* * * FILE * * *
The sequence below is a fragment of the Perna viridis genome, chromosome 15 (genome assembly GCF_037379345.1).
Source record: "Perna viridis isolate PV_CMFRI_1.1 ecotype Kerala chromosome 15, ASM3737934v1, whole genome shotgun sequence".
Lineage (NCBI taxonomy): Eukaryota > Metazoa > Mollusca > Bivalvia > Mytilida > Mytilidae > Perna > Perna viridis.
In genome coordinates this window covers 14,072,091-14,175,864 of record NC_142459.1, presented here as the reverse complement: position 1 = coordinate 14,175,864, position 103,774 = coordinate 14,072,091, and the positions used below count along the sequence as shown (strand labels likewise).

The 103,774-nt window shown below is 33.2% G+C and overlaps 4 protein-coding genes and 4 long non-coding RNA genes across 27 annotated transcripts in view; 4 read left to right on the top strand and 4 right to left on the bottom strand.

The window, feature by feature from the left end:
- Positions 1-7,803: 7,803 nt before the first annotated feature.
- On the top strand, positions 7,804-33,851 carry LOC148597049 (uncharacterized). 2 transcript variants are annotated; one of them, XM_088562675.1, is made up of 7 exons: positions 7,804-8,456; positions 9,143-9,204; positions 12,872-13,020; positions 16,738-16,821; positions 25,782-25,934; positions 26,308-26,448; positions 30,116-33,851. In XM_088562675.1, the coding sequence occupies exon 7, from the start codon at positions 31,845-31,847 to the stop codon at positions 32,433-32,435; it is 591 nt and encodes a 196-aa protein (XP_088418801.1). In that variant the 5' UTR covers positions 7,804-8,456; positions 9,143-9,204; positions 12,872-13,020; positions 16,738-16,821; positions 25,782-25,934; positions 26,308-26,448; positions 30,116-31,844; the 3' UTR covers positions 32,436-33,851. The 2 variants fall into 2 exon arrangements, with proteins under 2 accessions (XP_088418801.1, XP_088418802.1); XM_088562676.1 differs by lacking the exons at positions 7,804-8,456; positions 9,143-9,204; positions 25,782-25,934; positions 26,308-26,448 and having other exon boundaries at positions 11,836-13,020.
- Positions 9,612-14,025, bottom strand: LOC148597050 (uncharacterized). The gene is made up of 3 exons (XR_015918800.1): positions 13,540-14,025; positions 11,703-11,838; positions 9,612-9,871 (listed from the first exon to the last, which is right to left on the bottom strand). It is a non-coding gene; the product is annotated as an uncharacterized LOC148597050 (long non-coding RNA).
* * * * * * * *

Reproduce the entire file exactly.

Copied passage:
The sequence below is a fragment of the Perna viridis genome, chromosome 15 (genome assembly GCF_037379345.1).
Source record: "Perna viridis isolate PV_CMFRI_1.1 ecotype Kerala chromosome 15, ASM3737934v1, whole genome shotgun sequence".
Lineage (NCBI taxonomy): Eukaryota > Metazoa > Mollusca > Bivalvia > Mytilida > Mytilidae > Perna > Perna viridis.
In genome coordinates this window covers 14,072,091-14,175,864 of record NC_142459.1, presented here as the reverse complement: position 1 = coordinate 14,175,864, position 103,774 = coordinate 14,072,091, and the positions used below count along the sequence as shown (strand labels likewise).

The 103,774-nt window shown below is 33.2% G+C and overlaps 4 protein-coding genes and 4 long non-coding RNA genes across 27 annotated transcripts in view; 4 read left to right on the top strand and 4 right to left on the bottom strand.

The window, feature by feature from the left end:
- Positions 1-7,803: 7,803 nt before the first annotated feature.
- On the top strand, positions 7,804-33,851 carry LOC148597049 (uncharacterized). 2 transcript variants are annotated; one of them, XM_088562675.1, is made up of 7 exons: positions 7,804-8,456; positions 9,143-9,204; positions 12,872-13,020; positions 16,738-16,821; positions 25,782-25,934; positions 26,308-26,448; positions 30,116-33,851. In XM_088562675.1, the coding sequence occupies exon 7, from the start codon at positions 31,845-31,847 to the stop codon at positions 32,433-32,435; it is 591 nt and encodes a 196-aa protein (XP_088418801.1). In that variant the 5' UTR covers positions 7,804-8,456; positions 9,143-9,204; positions 12,872-13,020; positions 16,738-16,821; positions 25,782-25,934; positions 26,308-26,448; positions 30,116-31,844; the 3' UTR covers positions 32,436-33,851. The 2 variants fall into 2 exon arrangements, with proteins under 2 accessions (XP_088418801.1, XP_088418802.1); XM_088562676.1 differs by lacking the exons at positions 7,804-8,456; positions 9,143-9,204; positions 25,782-25,934; positions 26,308-26,448 and having other exon boundaries at positions 11,836-13,020.
- Positions 9,612-14,025, bottom strand: LOC148597050 (uncharacterized). The gene is made up of 3 exons (XR_015918800.1): positions 13,540-14,025; positions 11,703-11,838; positions 9,612-9,871 (listed from the first exon to the last, which is right to left on the bottom strand). It is a non-coding gene; the product is annotated as an uncharacterized LOC148597050 (long non-coding RNA).